“If we look at it from a slightly humanitarian perspective, these people are doing what they are doing because they believe they have to,” said Cyrus Mody, assistant director of the International Chamber of Commerce’s Commercial Crime Services division that oversees the IMB.
“They do come from areas of extreme poverty and extreme corruption, where they have probably lost jobs and their skills are maritime skills,” Mody said. “So what they do is go out and steal from other ships.”
“I’m not in any way saying what they do is correct but this is the reality on the water,” Mody said.
But piracy is creating a downward spiral, further deteriorating the legitimate economies.
“It affects trade in the region and thus affects the economy of all the coastal states where this crime takes place,” Mody said.
The rise of piracy can also be attributed to a lack of anti-crime measures, according to Stable Seas.
“Not a single country in the Gulf of Guinea has domesticated all provisions of [the United Nations Convention against Transnational Organized Crime], a fundamental framework designed to address all transnational organized crimes including piracy, Illegal, unreported, and unregulated fishing, illegal migration, and narcotics trafficking, which are all pervasive in the region,” according to the Stable Seas report.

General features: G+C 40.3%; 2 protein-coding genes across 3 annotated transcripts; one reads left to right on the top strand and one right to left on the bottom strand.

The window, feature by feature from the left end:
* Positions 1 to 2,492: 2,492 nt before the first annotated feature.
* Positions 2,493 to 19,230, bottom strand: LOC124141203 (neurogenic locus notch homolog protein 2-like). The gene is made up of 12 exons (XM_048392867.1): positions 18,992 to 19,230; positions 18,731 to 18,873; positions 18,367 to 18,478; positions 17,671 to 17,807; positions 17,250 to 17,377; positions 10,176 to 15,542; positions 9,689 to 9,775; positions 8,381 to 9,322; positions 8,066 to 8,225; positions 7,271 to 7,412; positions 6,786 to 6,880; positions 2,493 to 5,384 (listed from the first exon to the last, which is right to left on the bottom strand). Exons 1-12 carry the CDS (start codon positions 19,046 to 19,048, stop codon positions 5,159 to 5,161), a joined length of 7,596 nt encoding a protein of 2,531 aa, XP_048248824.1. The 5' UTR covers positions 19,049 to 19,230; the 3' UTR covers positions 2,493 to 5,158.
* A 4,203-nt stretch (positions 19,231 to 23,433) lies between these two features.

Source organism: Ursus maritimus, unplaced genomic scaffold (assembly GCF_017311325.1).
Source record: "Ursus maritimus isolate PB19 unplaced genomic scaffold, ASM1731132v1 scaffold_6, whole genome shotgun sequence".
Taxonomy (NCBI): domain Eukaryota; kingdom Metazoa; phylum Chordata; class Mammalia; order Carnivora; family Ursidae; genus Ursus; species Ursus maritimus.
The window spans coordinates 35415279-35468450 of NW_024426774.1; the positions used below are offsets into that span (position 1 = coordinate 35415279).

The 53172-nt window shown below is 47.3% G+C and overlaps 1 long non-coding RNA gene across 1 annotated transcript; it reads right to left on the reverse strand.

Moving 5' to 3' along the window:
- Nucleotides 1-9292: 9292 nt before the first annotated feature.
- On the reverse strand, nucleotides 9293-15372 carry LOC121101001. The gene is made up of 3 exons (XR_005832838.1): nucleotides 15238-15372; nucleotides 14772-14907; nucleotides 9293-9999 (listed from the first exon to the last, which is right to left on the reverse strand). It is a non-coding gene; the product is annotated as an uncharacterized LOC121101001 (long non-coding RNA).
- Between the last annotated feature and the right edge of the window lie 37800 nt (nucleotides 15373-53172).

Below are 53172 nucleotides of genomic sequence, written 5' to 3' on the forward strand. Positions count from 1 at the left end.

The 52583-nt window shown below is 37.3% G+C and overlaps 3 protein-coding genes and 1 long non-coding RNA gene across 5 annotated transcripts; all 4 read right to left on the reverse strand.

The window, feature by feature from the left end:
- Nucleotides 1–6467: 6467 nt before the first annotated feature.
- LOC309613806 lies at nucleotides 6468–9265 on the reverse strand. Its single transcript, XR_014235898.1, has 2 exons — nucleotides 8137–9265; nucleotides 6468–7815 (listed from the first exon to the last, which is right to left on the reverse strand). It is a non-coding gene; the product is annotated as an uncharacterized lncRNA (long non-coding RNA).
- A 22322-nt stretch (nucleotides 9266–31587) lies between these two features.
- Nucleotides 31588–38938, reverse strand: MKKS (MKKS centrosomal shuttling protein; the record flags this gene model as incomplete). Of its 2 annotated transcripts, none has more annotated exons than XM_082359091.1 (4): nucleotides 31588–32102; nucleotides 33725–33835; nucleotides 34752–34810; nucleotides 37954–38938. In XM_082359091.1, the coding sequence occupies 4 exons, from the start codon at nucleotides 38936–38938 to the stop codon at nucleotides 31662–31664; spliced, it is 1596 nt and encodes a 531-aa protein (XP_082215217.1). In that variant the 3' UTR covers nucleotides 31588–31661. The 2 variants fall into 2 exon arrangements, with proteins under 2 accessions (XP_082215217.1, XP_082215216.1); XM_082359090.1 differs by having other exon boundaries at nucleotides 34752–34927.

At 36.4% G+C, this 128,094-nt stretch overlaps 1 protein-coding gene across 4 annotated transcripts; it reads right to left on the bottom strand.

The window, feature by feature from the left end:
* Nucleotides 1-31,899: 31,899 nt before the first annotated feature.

IN THE JUNGLE
The camp where Prasad and his crew were being held had very sparse amenities.
While there were tents, the hostages slept on the ground outside. Eventually they were brought a few mattresses.
“After three or four days they started giving us two meals a day,” Prasad said. “Noodles in the morning and rice and beans in the evening: This was our routine for 35 days.”